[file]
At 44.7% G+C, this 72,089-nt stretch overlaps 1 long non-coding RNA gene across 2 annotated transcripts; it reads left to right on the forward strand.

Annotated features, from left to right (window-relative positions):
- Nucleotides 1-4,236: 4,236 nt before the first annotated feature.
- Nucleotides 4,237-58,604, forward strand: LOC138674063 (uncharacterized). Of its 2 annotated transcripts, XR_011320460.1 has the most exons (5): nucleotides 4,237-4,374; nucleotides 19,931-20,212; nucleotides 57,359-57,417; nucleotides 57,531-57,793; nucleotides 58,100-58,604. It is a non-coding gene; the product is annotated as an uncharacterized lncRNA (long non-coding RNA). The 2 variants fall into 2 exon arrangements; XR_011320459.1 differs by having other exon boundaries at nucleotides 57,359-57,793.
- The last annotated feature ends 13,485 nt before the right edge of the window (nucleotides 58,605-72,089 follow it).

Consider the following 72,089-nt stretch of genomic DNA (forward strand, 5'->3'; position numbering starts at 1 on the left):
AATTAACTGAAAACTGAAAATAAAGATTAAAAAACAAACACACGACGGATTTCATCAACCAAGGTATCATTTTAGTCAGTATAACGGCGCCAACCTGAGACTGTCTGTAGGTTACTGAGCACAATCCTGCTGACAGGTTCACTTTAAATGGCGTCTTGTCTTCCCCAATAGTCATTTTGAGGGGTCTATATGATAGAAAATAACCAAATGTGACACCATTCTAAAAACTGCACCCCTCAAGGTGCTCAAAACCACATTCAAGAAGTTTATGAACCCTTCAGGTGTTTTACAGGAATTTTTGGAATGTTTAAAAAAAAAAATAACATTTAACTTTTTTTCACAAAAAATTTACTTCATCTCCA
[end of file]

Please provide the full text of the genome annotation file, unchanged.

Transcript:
At 44.7% G+C, this 72,089-nt stretch overlaps 1 long non-coding RNA gene across 2 annotated transcripts; it reads left to right on the forward strand.

Annotated features, from left to right (window-relative positions):
- Nucleotides 1-4,236: 4,236 nt before the first annotated feature.
- Nucleotides 4,237-58,604, forward strand: LOC138674063 (uncharacterized). Of its 2 annotated transcripts, XR_011320460.1 has the most exons (5): nucleotides 4,237-4,374; nucleotides 19,931-20,212; nucleotides 57,359-57,417; nucleotides 57,531-57,793; nucleotides 58,100-58,604. It is a non-coding gene; the product is annotated as an uncharacterized lncRNA (long non-coding RNA). The 2 variants fall into 2 exon arrangements; XR_011320459.1 differs by having other exon boundaries at nucleotides 57,359-57,793.
- The last annotated feature ends 13,485 nt before the right edge of the window (nucleotides 58,605-72,089 follow it).

Consider the following 72,089-nt stretch of genomic DNA (forward strand, 5'->3'; position numbering starts at 1 on the left):
AATTAACTGAAAACTGAAAATAAAGATTAAAAAACAAACACACGACGGATTTCATCAACCAAGGTATCATTTTAGTCAGTATAACGGCGCCAACCTGAGACTGTCTGTAGGTTACTGAGCACAATCCTGCTGACAGGTTCACTTTAAATGGCGTCTTGTCTTCCCCAATAGTCATTTTGAGGGGTCTATATGATAGAAAATAACCAAATGTGACACCATTCTAAAAACTGCACCCCTCAAGGTGCTCAAAACCACATTCAAGAAGTTTATGAACCCTTCAGGTGTTTTACAGGAATTTTTGGAATGTTTAAAAAAAAAAATAACATTTAACTTTTTTTCACAAAAAATTTACTTCATCTCCA